In the end, the decision was made for us. Somehow, Carter had learned of a nifty movie called The Pirates Who Don't Do Anything, and, whaddayaknow? There was a two o'clock showing close to our house.

It certainly didn't hurt that BooMama had given the flick an enthusiastic kid-friendly review, because I had no firsthand knowledge of the movie's talking, singing vegetables.

You know what? It was really not a bad way to spend ninety minutes and, well, a hundred bucks. Not that I'm counting.

Predictably, more popcorn was spilled than eaten. Multiple potty breaks were required. Whispering voices got louder and louder as the movie wore on. And "Too scary! Too scary!" was invoked repeatedly, to the delight, I am sure, of our fellow moviegoers.

But when the ostrich gingerly raised her head, she saw three gorgeous, happy kiddos entranced by the pictures on the big screen, (mostly) loving the whole experience. She saw them growing right before her very eyes, and she knew that it was good.

She saw a father who didn't even blink when his children, the lights of his life, used his shirt as a giant napkin for their small buttery hands. Who laughed when they got the giggles, and wrapped his arms around them when they were frightened.

She was moved. It was moving. And I'm not saying that I'm ever going to embrace change, but: my feathers that were so ruffled before? Are feeling pretty smooth right about now.

Saturday, January 12, 2008

Alter ego

Filling in the blanks of my passport application the other day, I found myself pondering some classic existential questions, such as: who am I? Where did I come from? Where am I going?

The process was mentally taxing at times, but ultimately rewarding. Kind of like this meme, now making the rounds.

1. ROCK STAR NAME (first pet + current car): Maggie Odyssey
2. GANGSTA NAME (favorite ice cream flavor + favorite cookie): Peppermint Double Stuf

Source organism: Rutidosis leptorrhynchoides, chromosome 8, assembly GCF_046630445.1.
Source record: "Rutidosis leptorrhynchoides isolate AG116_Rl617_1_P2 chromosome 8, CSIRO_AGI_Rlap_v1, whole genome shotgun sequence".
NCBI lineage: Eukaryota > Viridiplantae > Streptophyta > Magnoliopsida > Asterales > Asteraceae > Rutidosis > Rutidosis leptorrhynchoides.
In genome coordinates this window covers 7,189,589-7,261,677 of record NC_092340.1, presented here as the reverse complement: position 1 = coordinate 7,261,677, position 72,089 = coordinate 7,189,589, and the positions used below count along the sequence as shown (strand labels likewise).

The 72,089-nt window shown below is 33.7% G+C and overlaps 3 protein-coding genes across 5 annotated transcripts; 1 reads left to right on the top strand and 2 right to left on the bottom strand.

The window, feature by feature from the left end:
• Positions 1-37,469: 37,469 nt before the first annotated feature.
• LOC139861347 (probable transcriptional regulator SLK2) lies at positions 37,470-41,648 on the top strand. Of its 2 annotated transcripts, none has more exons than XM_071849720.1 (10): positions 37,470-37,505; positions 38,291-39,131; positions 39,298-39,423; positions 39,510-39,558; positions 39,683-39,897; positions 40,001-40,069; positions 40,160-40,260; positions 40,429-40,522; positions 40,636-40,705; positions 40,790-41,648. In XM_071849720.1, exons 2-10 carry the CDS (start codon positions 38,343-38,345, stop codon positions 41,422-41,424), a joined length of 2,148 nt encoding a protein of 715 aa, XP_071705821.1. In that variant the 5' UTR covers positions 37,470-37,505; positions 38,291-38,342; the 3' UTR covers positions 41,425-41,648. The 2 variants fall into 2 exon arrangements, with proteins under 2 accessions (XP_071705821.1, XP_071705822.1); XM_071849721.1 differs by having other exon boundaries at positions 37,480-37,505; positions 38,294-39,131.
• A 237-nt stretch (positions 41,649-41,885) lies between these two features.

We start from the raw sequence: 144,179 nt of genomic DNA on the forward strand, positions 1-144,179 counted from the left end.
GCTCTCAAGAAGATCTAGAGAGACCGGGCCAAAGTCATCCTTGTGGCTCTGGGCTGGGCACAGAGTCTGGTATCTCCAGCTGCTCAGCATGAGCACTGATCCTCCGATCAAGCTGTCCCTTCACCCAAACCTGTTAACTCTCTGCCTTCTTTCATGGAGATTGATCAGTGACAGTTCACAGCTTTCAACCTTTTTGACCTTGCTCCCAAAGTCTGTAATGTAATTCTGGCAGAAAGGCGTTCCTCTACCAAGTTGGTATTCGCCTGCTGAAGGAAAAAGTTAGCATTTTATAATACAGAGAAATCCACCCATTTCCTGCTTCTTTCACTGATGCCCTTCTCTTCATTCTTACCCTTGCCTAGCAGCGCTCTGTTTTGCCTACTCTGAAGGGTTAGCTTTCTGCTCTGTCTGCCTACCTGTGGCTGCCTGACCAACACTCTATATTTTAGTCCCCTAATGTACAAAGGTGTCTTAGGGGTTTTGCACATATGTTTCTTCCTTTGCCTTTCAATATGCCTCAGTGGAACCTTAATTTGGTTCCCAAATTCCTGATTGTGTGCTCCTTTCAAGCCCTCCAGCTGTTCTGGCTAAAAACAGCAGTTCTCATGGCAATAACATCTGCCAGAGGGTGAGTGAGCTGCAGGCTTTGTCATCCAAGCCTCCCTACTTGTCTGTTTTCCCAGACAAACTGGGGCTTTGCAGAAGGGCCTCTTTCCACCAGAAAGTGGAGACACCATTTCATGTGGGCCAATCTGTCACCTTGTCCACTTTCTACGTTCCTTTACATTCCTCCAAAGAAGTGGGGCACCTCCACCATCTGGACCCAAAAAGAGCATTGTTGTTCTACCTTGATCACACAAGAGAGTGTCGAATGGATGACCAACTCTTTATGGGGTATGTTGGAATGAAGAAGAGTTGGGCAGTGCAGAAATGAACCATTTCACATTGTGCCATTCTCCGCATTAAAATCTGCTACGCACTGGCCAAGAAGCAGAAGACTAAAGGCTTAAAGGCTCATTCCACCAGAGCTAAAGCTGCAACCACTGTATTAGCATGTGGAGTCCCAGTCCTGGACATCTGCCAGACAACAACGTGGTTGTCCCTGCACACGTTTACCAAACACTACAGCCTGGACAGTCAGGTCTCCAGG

3. “FLY Guy/Girl” NAME (first initial of first name + first three letters of last name): A-Fra

4. DETECTIVE NAME (favorite color + favorite animal): Red Giraffe
5. SOAP OPERA NAME (middle name + city where you were born): Katherine Ft. Walton
6. STAR WARS NAME (first three letters of last name + first two letters of first): Fra Am
7. SUPERHERO NAME (“The” + second favorite color + favorite drink): The Green Mojito
8. NASCAR NAME (grandfathers' first names): Sammy Spencer

9. STRIPPER NAME (name of favorite perfume/cologne/scent + favorite candy): Twizzler Bulgari
10. WITNESS PROTECTION NAME (mother’s and father’s middle names): Marion Irene
11. TV WEATHER ANCHOR NAME (fifth grade teacher’s last name + a major city that starts with the same letter): Miami Mermelstein

12. SPY NAME (favorite season/holiday + flower): Spring Freesia
13. CARTOON NAME (favorite fruit + article of clothing you’re wearing right now + “ie” or “y”): Mango Cargosie
14. HIPPIE NAME (what you ate for breakfast + favorite tree): Waffle Sycamore
15. YOUR ROCKSTAR TOUR NAME (“The” + favorite hobby/craft + favorite weather + “Tour”): The Bloggin’ Snow Tour

Feel free to share your own dissociated identities in the comment section...

Thursday, January 10, 2008

Happy trails

This week, I've had travel on the brain. I'll offer up a more detailed explanation tomorrow; tonight, I'm much too enthralled with the distant past to chat about the near future.

Unfortunately: my memory is, as a general rule, incredibly spotty and unreliable. And the distant past, it is so very distant that I find myself easily confused.

Was it me who sat alone in a cafe in Florence, scarfing down pizza after inspecting every inch of the Galleria degli Uffizi? Or have I just borrowed the memory from a movie seen long ago?